There is no doubt that handing over care of a patient to another clinician is potentially fraught with peril. After all, it’s in the transitional moments when error is most likely to occur. But there’s a balance to strike here because there are also myriad upsides to signouts for both the patient and clinician. In this episode, Mike Weinstock, MD breaks down the arguments in favor of signouts, how to do them well, the big fat hairy signout pitfall, and why signouts might just be a key ingredient to career longevity and patient safety.
Guest Bio: Mike Weinstock MD is Professor of Emergency Medicine, adjunct in the Department of Emergency Medicine of The Ohio State University’s College of Medicine, and director of research and CME at the Adena Hospital. .
He has lectured nationally and internationally on medical topics and patient safety issues and is the executive editor for UC RAP, contributed to ERcast and Risk Management Monthly, and has published original research in JAMA IM and Annals of Emergency Medicine. He is the author of the Bouncebacks! series of books,and How’d it Go?.. Mike has practiced medicine nationally and internationally including volunteer work in Papua New Guinea, Nepal, and the West Indies.
How the key to protecting yourself medico-legally is having your primary concern be about patient safety and then documenting such that the chart reflects good medical care [01:50];
- If you are doing things just to protect yourself (i.e.. defensive medicine), that could lead to a worse outcome.
- As clinicians, we often balance our short-term medico-legal risk with what we believe to be the long-term health of the patient. But sometimes we don’t adequately consider the risk of a hospital inpatient stay.
We need to make sure that our thought process is reflected in the medical record so that someone later, if there is an adverse outcome, doesn’t have to guess about it.
Principles of medically defensible charting [05:00];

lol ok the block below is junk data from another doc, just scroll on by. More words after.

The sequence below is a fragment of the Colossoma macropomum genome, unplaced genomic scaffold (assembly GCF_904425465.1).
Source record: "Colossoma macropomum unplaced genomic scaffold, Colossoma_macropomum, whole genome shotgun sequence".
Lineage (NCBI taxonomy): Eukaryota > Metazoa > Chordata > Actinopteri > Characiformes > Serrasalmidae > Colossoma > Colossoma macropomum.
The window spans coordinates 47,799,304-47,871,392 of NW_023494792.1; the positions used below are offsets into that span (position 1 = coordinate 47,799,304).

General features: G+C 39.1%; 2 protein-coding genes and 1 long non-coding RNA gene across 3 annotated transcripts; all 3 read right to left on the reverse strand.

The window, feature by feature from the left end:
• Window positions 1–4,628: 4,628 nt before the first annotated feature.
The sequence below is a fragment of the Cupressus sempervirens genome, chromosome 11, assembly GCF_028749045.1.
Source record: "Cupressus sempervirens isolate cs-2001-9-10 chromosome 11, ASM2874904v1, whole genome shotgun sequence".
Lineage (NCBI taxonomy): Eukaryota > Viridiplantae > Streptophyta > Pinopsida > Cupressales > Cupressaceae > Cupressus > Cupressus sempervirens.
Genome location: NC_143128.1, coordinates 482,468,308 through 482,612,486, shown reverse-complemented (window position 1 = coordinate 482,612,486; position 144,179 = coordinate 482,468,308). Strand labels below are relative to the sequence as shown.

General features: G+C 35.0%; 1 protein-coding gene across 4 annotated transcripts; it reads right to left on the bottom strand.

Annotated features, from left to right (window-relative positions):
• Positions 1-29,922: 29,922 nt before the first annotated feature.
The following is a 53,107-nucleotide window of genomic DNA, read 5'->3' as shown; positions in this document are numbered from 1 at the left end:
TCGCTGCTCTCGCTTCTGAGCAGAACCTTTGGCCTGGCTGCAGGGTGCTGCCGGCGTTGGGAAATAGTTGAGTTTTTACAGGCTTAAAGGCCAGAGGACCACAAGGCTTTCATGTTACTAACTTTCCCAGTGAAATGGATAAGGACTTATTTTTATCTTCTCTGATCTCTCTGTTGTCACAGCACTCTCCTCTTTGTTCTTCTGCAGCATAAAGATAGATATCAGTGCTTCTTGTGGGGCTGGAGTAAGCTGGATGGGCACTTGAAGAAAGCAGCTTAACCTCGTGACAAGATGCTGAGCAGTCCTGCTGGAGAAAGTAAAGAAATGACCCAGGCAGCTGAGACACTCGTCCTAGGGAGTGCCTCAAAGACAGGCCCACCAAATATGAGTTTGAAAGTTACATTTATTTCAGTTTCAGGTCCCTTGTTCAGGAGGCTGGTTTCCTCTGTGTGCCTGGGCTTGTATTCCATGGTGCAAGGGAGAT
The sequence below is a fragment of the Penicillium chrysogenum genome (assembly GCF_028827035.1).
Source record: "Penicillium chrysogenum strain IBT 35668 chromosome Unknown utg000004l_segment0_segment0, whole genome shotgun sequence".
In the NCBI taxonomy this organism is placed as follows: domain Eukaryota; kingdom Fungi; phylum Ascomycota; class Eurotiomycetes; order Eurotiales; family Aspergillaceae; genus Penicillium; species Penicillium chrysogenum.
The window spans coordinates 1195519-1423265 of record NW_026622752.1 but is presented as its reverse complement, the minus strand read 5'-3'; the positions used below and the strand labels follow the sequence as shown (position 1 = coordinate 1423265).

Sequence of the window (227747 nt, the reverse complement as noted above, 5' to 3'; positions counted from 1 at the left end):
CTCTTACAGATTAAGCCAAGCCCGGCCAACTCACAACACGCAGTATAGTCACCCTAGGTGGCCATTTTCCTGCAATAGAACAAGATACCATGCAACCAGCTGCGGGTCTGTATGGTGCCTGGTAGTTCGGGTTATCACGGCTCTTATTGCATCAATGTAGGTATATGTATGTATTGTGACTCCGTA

- When documenting what is going on with a patient encounter, we don’t need to be correct every time. If we miss something and the patient has a bad outcome, that doesn’t equal medical malpractice.
- Medical malpractice has a root cause of two things: poor data gathering and poor medical decision-making. For marginal cases, explaining what you considered and why you did/did not feel a workup was necessary is vitally important.
Rob’s chest pain template medical decision-making (MDM) [08:30];
- Click here to see Rob’s full MDM for a chest pain patient with a fully negative workup
- Rob includes a paragraph explaining why he doesn’t think each of the potential life threats are at play for the patient. When reviewing the record before discharge, he runs through the list to verify and double check that his thought process accurately reflects the patient’s scenario.
The importance of remembering that one-directional rules (like PERC for PE) do not obligate you to do a workup if a patient fails the rule [12:00];
- A mistake that people make is that they think if a patient fails PERC, they must do the PE workup. But really, failing PERC just means you can’t rule the patient out with PERC. You can be PERC negative, but you can’t be PERC positive.
- People often forget that PERC doesn’t apply to anyone >50 years old or with a heart rate >100 bpm.
Why handing off a patient to the incoming doctor when your shift is over may contribute to a successful career as an emergency physician [13:00];
- Many worry about the medico-legal risk associated with patient handoffs, not understanding that the risk is largely because the receiving physician does not take adequate ownership of the patient.
- A successful career in EM is one that is completed (and not cut short due to burnout). “One way that for sure is NOT a recipe for finishing a 30 year career is by staying 2-4 hours at the end of every shift completing paperwork or finishing patient workups.”
After an ED shift, your mental, emotional, spiritual, and physical energy are depleted. A 4 hour stay-over just depletes you more. That accumulation of depletion adds up over years and years, leading to more pre-shift dread and more post-shift lassitude.
Whether your level of busy-ness during an ED shift is seen as an extenuating circumstance by a defense or plaintiff’s attorney [18:45];